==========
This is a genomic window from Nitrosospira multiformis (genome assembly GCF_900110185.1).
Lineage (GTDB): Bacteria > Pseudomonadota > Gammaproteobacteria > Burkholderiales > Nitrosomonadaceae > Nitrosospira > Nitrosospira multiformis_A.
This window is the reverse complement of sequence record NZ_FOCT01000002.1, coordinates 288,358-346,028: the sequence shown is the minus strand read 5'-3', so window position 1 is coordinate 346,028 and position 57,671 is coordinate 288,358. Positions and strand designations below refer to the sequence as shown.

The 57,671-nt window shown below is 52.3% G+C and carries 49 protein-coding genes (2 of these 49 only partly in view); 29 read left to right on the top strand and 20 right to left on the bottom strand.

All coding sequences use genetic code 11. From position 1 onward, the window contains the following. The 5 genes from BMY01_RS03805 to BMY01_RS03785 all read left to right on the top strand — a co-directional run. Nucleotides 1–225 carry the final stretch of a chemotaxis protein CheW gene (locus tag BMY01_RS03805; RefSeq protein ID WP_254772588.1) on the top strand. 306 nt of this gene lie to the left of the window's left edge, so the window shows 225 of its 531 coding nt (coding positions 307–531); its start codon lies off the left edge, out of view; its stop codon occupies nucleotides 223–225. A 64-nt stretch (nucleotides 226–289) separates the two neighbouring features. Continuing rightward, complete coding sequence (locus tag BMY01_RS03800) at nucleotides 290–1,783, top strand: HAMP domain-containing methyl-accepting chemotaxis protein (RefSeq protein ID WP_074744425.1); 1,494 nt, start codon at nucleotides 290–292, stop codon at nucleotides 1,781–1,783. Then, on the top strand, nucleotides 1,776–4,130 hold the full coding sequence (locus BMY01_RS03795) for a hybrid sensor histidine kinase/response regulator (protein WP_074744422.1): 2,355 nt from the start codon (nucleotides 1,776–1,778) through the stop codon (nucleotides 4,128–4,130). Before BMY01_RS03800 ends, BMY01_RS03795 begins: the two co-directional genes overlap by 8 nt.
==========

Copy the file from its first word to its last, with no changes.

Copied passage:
This is a genomic window from Nitrosospira multiformis (genome assembly GCF_900110185.1).
Lineage (GTDB): Bacteria > Pseudomonadota > Gammaproteobacteria > Burkholderiales > Nitrosomonadaceae > Nitrosospira > Nitrosospira multiformis_A.
This window is the reverse complement of sequence record NZ_FOCT01000002.1, coordinates 288,358-346,028: the sequence shown is the minus strand read 5'-3', so window position 1 is coordinate 346,028 and position 57,671 is coordinate 288,358. Positions and strand designations below refer to the sequence as shown.

The 57,671-nt window shown below is 52.3% G+C and carries 49 protein-coding genes (2 of these 49 only partly in view); 29 read left to right on the top strand and 20 right to left on the bottom strand.

All coding sequences use genetic code 11. From position 1 onward, the window contains the following. The 5 genes from BMY01_RS03805 to BMY01_RS03785 all read left to right on the top strand — a co-directional run. Nucleotides 1–225 carry the final stretch of a chemotaxis protein CheW gene (locus tag BMY01_RS03805; RefSeq protein ID WP_254772588.1) on the top strand. 306 nt of this gene lie to the left of the window's left edge, so the window shows 225 of its 531 coding nt (coding positions 307–531); its start codon lies off the left edge, out of view; its stop codon occupies nucleotides 223–225. A 64-nt stretch (nucleotides 226–289) separates the two neighbouring features. Continuing rightward, complete coding sequence (locus tag BMY01_RS03800) at nucleotides 290–1,783, top strand: HAMP domain-containing methyl-accepting chemotaxis protein (RefSeq protein ID WP_074744425.1); 1,494 nt, start codon at nucleotides 290–292, stop codon at nucleotides 1,781–1,783. Then, on the top strand, nucleotides 1,776–4,130 hold the full coding sequence (locus BMY01_RS03795) for a hybrid sensor histidine kinase/response regulator (protein WP_074744422.1): 2,355 nt from the start codon (nucleotides 1,776–1,778) through the stop codon (nucleotides 4,128–4,130). Before BMY01_RS03800 ends, BMY01_RS03795 begins: the two co-directional genes overlap by 8 nt.